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This gas pipeline map shows why Ukraine crisis affects all of Europe

Apart from the obvious fear of international violence.

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To see even higher-res version, click here.

If you question the strategic location of Ukraine, check out this map that Agence France-Presse made last in December — two months before protesters in Kiev forced President Viktor Yanukovych out of office.

Russia has now invaded the strategic Black Sea peninsula of Crimea, and markets are spooked at the possibility that Russian troops that are being built up on the border could enter eastern Ukraine.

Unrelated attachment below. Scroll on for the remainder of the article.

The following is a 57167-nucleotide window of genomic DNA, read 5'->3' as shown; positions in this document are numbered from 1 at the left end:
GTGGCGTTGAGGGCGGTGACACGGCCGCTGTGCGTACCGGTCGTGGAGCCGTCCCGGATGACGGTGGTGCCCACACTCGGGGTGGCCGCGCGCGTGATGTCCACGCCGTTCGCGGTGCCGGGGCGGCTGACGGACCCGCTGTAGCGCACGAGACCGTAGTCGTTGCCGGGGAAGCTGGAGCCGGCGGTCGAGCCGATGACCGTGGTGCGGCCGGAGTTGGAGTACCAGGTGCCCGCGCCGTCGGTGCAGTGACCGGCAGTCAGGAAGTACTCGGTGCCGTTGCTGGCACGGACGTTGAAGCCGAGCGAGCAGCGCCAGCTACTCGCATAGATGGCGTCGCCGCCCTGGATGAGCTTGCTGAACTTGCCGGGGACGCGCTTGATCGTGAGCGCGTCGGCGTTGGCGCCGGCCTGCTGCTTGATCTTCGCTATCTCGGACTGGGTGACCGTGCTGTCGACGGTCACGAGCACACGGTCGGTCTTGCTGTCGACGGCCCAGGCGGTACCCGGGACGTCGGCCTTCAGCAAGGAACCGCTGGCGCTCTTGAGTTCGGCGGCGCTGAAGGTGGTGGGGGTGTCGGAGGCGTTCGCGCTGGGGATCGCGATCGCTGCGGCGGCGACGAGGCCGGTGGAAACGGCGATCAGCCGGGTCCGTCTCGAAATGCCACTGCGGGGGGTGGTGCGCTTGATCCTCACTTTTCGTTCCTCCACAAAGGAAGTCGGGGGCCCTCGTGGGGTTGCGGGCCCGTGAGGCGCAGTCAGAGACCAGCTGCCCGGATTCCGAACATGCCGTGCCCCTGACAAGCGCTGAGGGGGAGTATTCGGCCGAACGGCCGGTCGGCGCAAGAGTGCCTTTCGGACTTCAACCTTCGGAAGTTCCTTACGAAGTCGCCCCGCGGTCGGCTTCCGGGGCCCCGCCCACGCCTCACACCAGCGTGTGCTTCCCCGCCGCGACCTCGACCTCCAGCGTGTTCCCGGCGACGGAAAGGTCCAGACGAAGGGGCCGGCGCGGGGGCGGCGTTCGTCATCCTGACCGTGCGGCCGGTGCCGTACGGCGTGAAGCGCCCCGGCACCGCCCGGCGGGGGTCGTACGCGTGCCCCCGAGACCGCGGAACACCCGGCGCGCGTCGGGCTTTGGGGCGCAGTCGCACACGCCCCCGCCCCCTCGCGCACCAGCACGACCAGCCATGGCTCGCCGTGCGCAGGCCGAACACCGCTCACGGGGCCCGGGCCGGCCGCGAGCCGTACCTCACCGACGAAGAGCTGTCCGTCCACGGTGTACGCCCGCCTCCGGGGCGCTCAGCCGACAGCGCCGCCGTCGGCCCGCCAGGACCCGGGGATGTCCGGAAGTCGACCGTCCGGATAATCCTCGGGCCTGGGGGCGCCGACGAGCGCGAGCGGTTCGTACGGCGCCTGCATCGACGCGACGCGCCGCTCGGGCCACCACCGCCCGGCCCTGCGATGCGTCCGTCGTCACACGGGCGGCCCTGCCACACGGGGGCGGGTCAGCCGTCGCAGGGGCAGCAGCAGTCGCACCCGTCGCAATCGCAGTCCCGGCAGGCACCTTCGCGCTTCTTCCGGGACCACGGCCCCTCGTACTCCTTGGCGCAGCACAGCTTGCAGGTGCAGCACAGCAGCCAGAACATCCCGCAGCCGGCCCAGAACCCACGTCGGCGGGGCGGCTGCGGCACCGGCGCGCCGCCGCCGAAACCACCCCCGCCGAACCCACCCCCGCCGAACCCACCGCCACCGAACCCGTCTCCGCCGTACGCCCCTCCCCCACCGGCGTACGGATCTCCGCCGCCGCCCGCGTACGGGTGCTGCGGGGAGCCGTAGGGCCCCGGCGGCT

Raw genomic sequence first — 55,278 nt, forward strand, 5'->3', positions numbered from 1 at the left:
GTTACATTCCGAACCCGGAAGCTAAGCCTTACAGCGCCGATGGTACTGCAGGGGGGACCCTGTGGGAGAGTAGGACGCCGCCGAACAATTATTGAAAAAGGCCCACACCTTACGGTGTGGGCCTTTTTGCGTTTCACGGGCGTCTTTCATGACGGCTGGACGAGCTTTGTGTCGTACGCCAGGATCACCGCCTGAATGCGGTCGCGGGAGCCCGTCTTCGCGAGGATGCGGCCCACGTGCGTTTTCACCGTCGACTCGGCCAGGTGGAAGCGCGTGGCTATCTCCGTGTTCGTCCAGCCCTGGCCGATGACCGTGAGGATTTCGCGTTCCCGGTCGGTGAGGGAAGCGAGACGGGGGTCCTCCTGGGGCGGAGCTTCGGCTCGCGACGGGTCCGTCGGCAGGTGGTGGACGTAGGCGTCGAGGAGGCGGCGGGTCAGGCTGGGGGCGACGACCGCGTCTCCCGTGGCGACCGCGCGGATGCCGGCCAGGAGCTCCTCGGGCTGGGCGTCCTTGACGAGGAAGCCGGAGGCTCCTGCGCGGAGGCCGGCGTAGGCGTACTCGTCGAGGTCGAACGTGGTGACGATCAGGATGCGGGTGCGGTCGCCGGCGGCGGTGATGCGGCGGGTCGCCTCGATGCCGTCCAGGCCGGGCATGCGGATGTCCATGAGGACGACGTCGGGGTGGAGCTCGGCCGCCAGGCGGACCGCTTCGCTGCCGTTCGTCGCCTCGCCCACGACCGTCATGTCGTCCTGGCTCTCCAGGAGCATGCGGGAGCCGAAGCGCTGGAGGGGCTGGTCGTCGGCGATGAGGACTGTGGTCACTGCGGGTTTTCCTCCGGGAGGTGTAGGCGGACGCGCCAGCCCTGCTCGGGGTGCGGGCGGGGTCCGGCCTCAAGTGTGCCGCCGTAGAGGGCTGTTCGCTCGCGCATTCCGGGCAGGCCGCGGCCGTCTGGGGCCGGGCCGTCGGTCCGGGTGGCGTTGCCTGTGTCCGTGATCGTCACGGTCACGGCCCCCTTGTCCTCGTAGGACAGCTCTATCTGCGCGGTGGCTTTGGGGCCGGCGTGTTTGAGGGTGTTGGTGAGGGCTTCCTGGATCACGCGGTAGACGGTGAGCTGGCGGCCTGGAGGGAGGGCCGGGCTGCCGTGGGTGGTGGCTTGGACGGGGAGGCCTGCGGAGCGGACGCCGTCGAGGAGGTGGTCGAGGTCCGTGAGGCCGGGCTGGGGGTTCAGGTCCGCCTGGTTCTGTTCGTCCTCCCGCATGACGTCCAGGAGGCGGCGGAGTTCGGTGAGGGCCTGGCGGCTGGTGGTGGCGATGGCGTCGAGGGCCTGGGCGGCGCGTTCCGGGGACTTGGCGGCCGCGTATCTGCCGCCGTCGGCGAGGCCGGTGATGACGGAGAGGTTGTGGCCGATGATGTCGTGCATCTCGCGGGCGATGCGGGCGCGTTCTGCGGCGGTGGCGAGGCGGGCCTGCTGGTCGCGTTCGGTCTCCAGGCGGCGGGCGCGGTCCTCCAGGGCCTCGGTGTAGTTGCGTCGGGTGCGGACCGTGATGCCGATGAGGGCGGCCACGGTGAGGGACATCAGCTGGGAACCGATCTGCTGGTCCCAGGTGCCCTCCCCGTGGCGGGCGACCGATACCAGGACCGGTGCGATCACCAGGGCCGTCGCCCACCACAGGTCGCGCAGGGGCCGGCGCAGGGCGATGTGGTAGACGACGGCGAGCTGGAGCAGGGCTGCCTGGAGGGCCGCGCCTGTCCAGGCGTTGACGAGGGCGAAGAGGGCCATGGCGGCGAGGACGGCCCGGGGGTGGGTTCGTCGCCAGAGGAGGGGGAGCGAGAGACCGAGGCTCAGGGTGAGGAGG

As the international tug-of-war for Ukraine continues, the tension involving economic relations in the region — especially regarding gas flow from Russia to both Ukraine and Europe — will increase.

Germany is perhaps the best example of this, as described by Noah Barkin of Reuters: ”Heavily dependent on Russian gas and closer to Moscow than any other leading western nation, Germany faces a major policy dilemma as the Ukraine crisis descends into a Cold War-style confrontation of tit-for-tat threats and ultimatums.”

- Michael Kelley

‘An anti-institutional coup’: Vladimir Putin isn’t happy about events in Ukraine>
Military intervention ‘never the answer’: Watch Russia Today presenter go rogue live on air>

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